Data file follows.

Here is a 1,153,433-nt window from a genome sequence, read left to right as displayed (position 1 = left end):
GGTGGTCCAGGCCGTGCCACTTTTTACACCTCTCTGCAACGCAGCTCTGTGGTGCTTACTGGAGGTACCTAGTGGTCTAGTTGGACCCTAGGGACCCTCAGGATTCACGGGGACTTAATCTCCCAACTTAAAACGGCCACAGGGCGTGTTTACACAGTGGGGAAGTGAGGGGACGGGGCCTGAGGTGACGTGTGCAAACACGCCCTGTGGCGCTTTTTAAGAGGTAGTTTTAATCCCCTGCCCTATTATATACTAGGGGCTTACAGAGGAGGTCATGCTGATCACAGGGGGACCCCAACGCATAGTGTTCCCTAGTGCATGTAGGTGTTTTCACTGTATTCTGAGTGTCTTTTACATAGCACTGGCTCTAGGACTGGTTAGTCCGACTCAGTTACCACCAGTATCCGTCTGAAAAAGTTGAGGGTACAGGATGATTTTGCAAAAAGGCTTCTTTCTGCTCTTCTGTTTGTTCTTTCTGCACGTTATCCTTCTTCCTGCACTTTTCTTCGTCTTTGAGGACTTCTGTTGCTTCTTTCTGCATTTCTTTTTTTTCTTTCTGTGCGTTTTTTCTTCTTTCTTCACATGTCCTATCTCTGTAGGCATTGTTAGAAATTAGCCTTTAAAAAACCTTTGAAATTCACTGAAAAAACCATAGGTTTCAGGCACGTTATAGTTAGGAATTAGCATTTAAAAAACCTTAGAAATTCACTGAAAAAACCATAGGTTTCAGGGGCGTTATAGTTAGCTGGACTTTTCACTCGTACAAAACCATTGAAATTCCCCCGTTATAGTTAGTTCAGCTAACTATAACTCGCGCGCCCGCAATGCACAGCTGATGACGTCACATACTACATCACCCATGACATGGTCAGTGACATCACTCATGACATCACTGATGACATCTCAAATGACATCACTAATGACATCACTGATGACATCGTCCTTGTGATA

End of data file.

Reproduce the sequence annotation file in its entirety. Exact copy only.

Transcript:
Here is a 1,153,433-nt window from a genome sequence, read left to right as displayed (position 1 = left end):
GGTGGTCCAGGCCGTGCCACTTTTTACACCTCTCTGCAACGCAGCTCTGTGGTGCTTACTGGAGGTACCTAGTGGTCTAGTTGGACCCTAGGGACCCTCAGGATTCACGGGGACTTAATCTCCCAACTTAAAACGGCCACAGGGCGTGTTTACACAGTGGGGAAGTGAGGGGACGGGGCCTGAGGTGACGTGTGCAAACACGCCCTGTGGCGCTTTTTAAGAGGTAGTTTTAATCCCCTGCCCTATTATATACTAGGGGCTTACAGAGGAGGTCATGCTGATCACAGGGGGACCCCAACGCATAGTGTTCCCTAGTGCATGTAGGTGTTTTCACTGTATTCTGAGTGTCTTTTACATAGCACTGGCTCTAGGACTGGTTAGTCCGACTCAGTTACCACCAGTATCCGTCTGAAAAAGTTGAGGGTACAGGATGATTTTGCAAAAAGGCTTCTTTCTGCTCTTCTGTTTGTTCTTTCTGCACGTTATCCTTCTTCCTGCACTTTTCTTCGTCTTTGAGGACTTCTGTTGCTTCTTTCTGCATTTCTTTTTTTTCTTTCTGTGCGTTTTTTCTTCTTTCTTCACATGTCCTATCTCTGTAGGCATTGTTAGAAATTAGCCTTTAAAAAACCTTTGAAATTCACTGAAAAAACCATAGGTTTCAGGCACGTTATAGTTAGGAATTAGCATTTAAAAAACCTTAGAAATTCACTGAAAAAACCATAGGTTTCAGGGGCGTTATAGTTAGCTGGACTTTTCACTCGTACAAAACCATTGAAATTCCCCCGTTATAGTTAGTTCAGCTAACTATAACTCGCGCGCCCGCAATGCACAGCTGATGACGTCACATACTACATCACCCATGACATGGTCAGTGACATCACTCATGACATCACTGATGACATCTCAAATGACATCACTAATGACATCACTGATGACATCGTCCTTGTGATA